On Aug. 15, 2012, the U.S. Department of Homeland Security (DHS) announced that it will begin accepting applications for Deferred Action for Childhood Arrivals (DACA). The DACA program allows certain undocumented immigrants who came into the U.S. before age sixteen to gain temporary relief from deportation and obtain work authorization. While DHS has confirmed that applicants for the program will not face adverse action for coming forward, officials have not provided the same assurances for employers who may be asked to provide documentation for existing workers. The program is expected to benefit as many as 1.76 million unauthorized immigrants, of which 58% are currently working.
Individuals may be eligible to participate in the DACA program if they:
- Came to the U.S. under the age of sixteen;
- Were under age 31 and had no valid immigration status on June 15, 2012;
- Have continuously resided in the U.S. between June 15, 2007 and the present;
- Are enrolled in school on the date of the request, graduated from high school, obtained a GED, or were honorably discharged from the U.S. Armed Forces;
- Have not been convicted on a felony, a “significant” misdemeanor, or three or more other misdemeanors, and do not otherwise pose a threat to national security or public safety.
The program obviously presents a positive opportunity for certain individuals who are presently unauthorized to work in the U.S. and to employers seeking to legally hire new workers. But it also presents potential problems for both individuals and employers. First, the future of the program – which is not codified by legislation – is uncertain. Mitt Romney has indicated that he would rescind the program if he is elected president. Some members of Congress have also threatened action to challenge the program. If the program is rescinded or invalidated, what would become of the information provided by DACA applicants or of “Employment Authorization Documents” (EADs) obtained by successful applicants is unclear.
Moreover, the program as it stands raises concerns for employers currently employing individuals who apply for an EAD through DACA. DHS is expected to encourage applicants to provide certain types of documentation, including information that may be obtained from the worker’s current employer. But, if an employee tells his employer that he is applying for the program, he is effectively telling his employer that he is not currently authorized to work in the U.S., was not legally employable on the date of hire, and may have provided fake documents for the purposes of completing the I-9 form. Even if the employee doesn’t inform his employer about his application to DACA during the application process but comes forward with an EAD or new Social Security Number later, the validity of the I-9 is called into question.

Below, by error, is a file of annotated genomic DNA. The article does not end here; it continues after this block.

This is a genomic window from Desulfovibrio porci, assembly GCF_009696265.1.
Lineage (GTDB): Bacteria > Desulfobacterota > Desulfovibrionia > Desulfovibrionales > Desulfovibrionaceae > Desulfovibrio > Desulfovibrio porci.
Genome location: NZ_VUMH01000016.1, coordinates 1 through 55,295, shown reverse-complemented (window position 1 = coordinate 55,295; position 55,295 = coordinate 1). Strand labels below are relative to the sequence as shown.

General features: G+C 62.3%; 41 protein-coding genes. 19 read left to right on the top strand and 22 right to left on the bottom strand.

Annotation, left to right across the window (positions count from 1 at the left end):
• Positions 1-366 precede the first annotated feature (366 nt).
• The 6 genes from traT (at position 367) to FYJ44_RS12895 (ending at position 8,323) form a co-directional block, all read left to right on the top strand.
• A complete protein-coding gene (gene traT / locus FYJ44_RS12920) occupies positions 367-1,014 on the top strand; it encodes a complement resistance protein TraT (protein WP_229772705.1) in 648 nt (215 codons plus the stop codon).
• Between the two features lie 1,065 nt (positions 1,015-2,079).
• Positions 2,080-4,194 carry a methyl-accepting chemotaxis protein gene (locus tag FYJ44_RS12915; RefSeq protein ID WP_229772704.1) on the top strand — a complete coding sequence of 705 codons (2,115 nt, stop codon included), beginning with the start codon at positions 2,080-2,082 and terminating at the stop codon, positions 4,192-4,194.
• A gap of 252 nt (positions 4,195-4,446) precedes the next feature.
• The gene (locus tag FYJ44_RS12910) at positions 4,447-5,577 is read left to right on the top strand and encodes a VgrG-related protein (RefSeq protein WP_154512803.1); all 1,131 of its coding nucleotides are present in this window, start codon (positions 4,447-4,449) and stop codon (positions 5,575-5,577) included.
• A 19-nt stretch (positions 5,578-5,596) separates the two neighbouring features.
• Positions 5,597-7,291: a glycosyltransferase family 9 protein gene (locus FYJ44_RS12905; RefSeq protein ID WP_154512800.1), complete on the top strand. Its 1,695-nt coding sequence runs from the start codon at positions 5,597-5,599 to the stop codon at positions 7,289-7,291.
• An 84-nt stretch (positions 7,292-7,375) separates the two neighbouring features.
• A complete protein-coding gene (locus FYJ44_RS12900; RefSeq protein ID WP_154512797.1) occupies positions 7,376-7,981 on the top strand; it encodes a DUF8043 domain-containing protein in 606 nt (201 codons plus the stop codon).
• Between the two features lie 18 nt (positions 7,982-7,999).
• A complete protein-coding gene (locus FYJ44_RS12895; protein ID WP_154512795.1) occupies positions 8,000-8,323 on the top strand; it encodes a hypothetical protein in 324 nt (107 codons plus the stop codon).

This could create problems in a government I-9 audit. It could potentially also lead to employer liability for knowingly employing someone who was not – prior to obtaining an EAD or, if the DACA program is terminated, perhaps even after obtaining an EAD – authorized to work. It could also mean that the employee violated company “honesty” policies at the time of hire.
An employer that obtains knowledge or constructive knowledge that an employee is unauthorized is required under current law to terminate the employee. And an employer with an “honesty” policy is generally legally entitled to terminate an employee for violating that policy, so long as the policy is consistently enforced. However, terminating an employee under the above-described circumstances could bring about charges of unlawful discrimination.
As a result, employers are advised to proceed with caution when situations such as these arise. With a termination, employers should maintain all documentation relating to the termination, including a copy of any policy violated. When retaining an employee who is believed to have previously presented false documentation, the employer should keep both the old and the new paperwork in the employee’s file. A note explaining the circumstances and the basis for believing that the worker was authorized at the time of hire should also be included in the file and should remain strictly confidential. Employers facing these situations are best advised to consult an employment immigration attorney licensed in the state before taking any action.
The U.S. Citizenship and Immigration Services of DHS has posted frequently asked questions about DACA on its website. For additional information on immigration compliance for employers, visit AGC’s Labor & HR Topical Resources webpage. The primary category is “Other Legal Issues” and the secondary category is “Immigration and Employment Eligibility.”